Students in schools all around the country are struggling with dress code policies as they clash with modern day clothing, and this is no different for the students of Pinkerton Academy.
A survey distributed to all students yielded 700 responses between October 4 and October 14th. 91.7 percent of the 700 respondents disagreed with the current dress code, while 8.3 percent agreed.
Many students who disagreed with the dress code argued that it is sexist, targets and objectifies women, along with limits their ability to express themselves. Those who support the dress code tend to believe that women who break it deserve the repercussions. Many also stated that they agree with it because it doesn’t affect them.
Those who want the dress code changed appear to have many of the same ideologies about what needs to change. These include the rules regarding ripped jeans, tank tops, and shorts length. The significant proportion of these responses requested that the dress code be modified so that it is less oriented toward women.
Pinkerton Academy’s headmaster, Dr. Timothy Powers, alluded to modifying the dress code during a press conference on September 16 and was later interviewed for further information on Wednesday, October 6. Powers repeatedly stated that the dress code is in place for professionalism and advancing one’s career in the eyes of the administration.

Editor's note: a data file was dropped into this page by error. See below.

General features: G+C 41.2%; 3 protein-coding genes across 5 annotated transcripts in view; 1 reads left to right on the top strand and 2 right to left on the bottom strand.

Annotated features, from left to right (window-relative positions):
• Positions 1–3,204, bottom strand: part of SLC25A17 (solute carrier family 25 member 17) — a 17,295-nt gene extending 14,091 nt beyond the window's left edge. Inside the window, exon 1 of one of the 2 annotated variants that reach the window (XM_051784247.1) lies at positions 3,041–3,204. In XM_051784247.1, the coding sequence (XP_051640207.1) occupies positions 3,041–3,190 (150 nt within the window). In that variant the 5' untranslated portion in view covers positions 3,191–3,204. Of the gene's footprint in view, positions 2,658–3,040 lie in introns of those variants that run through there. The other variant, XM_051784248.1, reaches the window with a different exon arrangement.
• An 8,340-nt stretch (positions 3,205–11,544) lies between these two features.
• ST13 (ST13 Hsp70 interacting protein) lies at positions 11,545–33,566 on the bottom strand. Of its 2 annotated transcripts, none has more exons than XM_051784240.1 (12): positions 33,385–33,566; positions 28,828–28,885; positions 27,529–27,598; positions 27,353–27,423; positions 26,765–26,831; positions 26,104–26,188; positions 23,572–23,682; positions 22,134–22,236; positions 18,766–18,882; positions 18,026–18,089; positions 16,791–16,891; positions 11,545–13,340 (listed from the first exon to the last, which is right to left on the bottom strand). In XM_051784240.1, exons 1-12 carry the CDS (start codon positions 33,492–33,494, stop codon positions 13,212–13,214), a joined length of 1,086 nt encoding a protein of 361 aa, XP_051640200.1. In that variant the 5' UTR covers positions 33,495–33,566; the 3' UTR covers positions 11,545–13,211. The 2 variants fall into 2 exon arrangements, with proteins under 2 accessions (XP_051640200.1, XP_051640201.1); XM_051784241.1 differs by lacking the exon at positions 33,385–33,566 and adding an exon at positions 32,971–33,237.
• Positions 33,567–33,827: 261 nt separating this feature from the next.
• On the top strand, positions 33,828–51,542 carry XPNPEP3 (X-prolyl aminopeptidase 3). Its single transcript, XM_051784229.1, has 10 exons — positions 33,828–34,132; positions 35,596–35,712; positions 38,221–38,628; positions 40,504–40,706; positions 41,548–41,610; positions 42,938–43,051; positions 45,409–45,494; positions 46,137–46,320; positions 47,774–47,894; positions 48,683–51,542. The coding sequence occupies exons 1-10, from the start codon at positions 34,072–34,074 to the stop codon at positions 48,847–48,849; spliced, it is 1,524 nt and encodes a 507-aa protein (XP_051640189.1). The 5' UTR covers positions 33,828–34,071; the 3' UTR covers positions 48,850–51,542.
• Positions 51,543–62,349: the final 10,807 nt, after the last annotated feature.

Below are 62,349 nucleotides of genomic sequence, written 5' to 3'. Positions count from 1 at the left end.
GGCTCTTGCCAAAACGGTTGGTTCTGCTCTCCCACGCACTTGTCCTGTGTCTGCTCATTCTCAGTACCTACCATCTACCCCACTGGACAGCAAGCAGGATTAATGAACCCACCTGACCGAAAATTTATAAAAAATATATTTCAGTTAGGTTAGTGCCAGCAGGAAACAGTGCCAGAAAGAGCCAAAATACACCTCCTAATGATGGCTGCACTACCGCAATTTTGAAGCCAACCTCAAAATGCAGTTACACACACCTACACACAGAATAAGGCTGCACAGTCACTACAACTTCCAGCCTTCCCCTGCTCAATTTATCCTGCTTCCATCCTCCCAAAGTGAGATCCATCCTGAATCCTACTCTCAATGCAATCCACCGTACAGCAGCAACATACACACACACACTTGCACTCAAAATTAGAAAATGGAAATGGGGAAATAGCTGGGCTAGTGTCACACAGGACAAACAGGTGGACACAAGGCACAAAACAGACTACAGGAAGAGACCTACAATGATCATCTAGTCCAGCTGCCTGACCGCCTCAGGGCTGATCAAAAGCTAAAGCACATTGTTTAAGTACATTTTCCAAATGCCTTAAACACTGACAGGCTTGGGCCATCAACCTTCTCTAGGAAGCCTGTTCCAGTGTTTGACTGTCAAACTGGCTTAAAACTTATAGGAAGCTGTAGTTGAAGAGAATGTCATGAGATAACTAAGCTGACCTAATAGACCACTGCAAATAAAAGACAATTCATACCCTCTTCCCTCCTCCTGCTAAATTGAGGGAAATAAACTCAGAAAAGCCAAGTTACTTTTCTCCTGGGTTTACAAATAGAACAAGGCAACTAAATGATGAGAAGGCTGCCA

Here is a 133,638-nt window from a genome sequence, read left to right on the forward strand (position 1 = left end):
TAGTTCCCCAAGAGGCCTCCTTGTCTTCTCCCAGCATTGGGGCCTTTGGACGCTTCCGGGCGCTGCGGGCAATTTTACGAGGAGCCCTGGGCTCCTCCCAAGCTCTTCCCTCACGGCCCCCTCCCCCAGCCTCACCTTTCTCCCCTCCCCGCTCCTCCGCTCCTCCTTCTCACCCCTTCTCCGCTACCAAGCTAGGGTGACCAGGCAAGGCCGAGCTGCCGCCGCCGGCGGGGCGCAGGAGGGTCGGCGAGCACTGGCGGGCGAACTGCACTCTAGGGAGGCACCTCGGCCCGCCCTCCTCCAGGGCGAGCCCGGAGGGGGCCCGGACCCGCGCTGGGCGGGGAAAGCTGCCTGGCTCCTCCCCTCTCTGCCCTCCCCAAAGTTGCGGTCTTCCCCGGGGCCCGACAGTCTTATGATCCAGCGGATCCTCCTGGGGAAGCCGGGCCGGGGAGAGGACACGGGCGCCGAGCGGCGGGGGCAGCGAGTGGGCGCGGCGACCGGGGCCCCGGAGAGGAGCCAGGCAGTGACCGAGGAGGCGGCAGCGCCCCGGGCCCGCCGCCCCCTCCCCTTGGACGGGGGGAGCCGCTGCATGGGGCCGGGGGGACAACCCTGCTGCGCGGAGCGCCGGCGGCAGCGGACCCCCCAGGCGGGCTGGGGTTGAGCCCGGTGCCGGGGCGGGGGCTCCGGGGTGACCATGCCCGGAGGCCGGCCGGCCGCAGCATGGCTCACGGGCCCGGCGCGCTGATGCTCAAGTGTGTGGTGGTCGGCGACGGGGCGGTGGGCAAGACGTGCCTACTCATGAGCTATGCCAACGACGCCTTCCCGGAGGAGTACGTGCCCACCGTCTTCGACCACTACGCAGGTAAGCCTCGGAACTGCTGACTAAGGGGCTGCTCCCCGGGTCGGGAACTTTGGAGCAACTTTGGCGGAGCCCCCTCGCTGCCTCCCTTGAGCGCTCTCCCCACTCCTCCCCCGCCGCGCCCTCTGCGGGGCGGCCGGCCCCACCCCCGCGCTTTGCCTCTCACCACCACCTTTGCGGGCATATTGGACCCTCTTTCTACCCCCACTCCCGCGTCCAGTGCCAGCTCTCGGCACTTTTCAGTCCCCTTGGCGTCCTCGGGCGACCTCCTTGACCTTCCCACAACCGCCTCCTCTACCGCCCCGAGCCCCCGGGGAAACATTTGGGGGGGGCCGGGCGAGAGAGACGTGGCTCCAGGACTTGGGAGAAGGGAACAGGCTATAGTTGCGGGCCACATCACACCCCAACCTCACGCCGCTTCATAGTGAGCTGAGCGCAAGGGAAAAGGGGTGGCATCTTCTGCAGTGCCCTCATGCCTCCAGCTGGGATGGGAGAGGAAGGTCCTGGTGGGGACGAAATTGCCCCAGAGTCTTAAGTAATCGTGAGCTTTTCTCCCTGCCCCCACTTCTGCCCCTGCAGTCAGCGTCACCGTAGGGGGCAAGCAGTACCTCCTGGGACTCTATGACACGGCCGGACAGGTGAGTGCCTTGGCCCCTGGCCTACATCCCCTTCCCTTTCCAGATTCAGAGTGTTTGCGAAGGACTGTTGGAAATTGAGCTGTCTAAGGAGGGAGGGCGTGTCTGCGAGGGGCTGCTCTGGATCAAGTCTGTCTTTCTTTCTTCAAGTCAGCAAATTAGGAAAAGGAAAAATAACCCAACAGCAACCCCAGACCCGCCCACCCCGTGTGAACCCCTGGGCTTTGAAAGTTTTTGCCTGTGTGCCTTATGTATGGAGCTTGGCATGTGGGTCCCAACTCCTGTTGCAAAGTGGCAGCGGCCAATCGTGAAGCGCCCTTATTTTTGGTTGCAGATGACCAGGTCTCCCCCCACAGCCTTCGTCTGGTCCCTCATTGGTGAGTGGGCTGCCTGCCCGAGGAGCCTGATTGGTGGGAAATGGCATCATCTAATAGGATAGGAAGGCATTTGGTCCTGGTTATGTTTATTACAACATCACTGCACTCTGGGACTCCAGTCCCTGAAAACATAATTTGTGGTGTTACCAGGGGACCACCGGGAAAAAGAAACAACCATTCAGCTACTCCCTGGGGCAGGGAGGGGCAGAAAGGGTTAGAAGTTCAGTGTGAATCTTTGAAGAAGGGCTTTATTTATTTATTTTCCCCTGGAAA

“Instead of saying the dress code doesn’t allow you to wear certain things, having a dress code that states what we are trying to achieve with it and we are trying to achieve that students understand and realize how to dress for success,” Powers said.
He went on to explain how the dress code is enforced for the benefit of students as they grow and mature into adulthood and enter careers where a dress code will most likely be in place. However, some student opinions conflict with this.
“I don’t know if you guys think it reflects the school like us wearing ripped jeans makes Pinkerton look bad, but it doesn’t. Honestly the complaints about dress code make it look worse,” said Jaclyn Gilligan, class of 2022.
Many students like Gilligan are hoping for a relaxation in the dress code, and according to Powers, they just might get it. Every five years a committee of staff members and students meet to revise the dress code. The committee is meeting this year.
“The dean of students is spearheading a dress code revision committee,” said Powers. “We’re taking your faculty, staff and students and taking a look at the current dress code…at the end of this year there’ll be potentially some changes to the dress code for future years.”